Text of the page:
Talk, Turn and Share What ways do school counselors play a role in improving the perseverance of students? Which ones of these methods are evidence-based?

33 Teaching the Whole Child
Student-Centered Discipline Teacher Language Responsibility & Choice Warmth & Support Cooperative Learning Classroom Discussions Self-Reflection & Self- Assessment Balanced Instruction Academic Press and Expectations Competency Building – Modeling, Practicing, Feedback, & Coaching Center on Great Teaching and Learning at AIR January 2014 “Teaching the Whole Child: Instructional Practices That Support Social-Emotional Learning in Three Teacher Evaluation Frameworks.”

34 Barriers and Potential Solutions
Adverse Childhood Experiences Trauma Informed Schools Restorative Justice and School Discipline We mentioned at the beginning that social-cultural factors are important to consider in the model of noncognitive skills. But we did not have the chance to discuss INDIVIDUAL factors such as background characteristics that directly influence student success. One set of factors, Adverse Childhood Experiences (ACE) or a child’s experience with multiple traumatic experiences (such as abuse, DV, Malnutrition, parental incarceration etc.) is a clear block to learning and applying the wonderful noncognitive factors we have discussed so far. Potential School Approaches to respond to ACES-High children: Trauma Informed Schools Restorative Justice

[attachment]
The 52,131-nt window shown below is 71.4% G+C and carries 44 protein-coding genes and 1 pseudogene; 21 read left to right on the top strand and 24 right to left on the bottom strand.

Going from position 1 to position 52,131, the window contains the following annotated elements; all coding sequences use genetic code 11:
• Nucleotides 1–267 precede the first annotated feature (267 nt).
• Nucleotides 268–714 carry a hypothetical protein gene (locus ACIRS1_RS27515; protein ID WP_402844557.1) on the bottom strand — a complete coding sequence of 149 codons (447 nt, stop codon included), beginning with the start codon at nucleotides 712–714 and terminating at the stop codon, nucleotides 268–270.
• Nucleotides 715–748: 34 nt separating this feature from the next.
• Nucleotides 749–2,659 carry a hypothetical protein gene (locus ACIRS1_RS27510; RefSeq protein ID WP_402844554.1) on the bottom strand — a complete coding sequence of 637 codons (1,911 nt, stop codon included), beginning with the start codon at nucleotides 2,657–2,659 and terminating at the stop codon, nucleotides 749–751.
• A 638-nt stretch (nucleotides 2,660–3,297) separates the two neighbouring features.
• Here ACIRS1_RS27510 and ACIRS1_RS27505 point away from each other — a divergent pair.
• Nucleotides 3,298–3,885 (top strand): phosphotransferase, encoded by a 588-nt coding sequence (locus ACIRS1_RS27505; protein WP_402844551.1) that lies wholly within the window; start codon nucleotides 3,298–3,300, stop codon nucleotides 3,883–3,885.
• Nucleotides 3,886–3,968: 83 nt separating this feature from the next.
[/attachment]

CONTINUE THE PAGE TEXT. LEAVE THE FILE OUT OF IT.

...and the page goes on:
35 RESOURCES BOOKS How Children Succeed, Paul Tough (2012) Mindset, Carol Dweck (2007) WEBSITES -CASEL: -Chicago/CCSR: -Center for Great Teaching at AIR

36 Growth Mindset Resources
Mary Cay Ricci (2013), “Mindsets in the Classroom.”

37 "The function of education is to teach one to think intensively and to think critically... Intelligence plus character - that is the goal of true education." - Martin Luther King, Jr. Thank you for coming to our presentation!!